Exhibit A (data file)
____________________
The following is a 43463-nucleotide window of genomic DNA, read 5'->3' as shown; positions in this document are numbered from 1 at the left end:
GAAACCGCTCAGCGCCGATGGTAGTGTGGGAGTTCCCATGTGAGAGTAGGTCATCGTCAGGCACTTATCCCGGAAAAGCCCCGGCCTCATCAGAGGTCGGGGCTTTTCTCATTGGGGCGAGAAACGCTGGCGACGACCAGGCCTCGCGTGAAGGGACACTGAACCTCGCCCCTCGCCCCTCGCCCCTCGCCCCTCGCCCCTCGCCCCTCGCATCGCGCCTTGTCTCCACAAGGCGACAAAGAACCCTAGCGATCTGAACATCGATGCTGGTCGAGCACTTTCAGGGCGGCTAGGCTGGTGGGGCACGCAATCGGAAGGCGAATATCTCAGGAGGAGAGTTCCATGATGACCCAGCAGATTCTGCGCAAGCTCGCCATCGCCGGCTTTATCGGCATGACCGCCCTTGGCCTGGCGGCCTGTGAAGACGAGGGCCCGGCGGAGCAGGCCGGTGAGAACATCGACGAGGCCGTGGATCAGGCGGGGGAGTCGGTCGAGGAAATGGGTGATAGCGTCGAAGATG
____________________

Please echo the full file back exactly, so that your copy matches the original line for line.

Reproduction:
The following is a 43463-nucleotide window of genomic DNA, read 5'->3' as shown; positions in this document are numbered from 1 at the left end:
GAAACCGCTCAGCGCCGATGGTAGTGTGGGAGTTCCCATGTGAGAGTAGGTCATCGTCAGGCACTTATCCCGGAAAAGCCCCGGCCTCATCAGAGGTCGGGGCTTTTCTCATTGGGGCGAGAAACGCTGGCGACGACCAGGCCTCGCGTGAAGGGACACTGAACCTCGCCCCTCGCCCCTCGCCCCTCGCCCCTCGCCCCTCGCCCCTCGCATCGCGCCTTGTCTCCACAAGGCGACAAAGAACCCTAGCGATCTGAACATCGATGCTGGTCGAGCACTTTCAGGGCGGCTAGGCTGGTGGGGCACGCAATCGGAAGGCGAATATCTCAGGAGGAGAGTTCCATGATGACCCAGCAGATTCTGCGCAAGCTCGCCATCGCCGGCTTTATCGGCATGACCGCCCTTGGCCTGGCGGCCTGTGAAGACGAGGGCCCGGCGGAGCAGGCCGGTGAGAACATCGACGAGGCCGTGGATCAGGCGGGGGAGTCGGTCGAGGAAATGGGTGATAGCGTCGAAGATG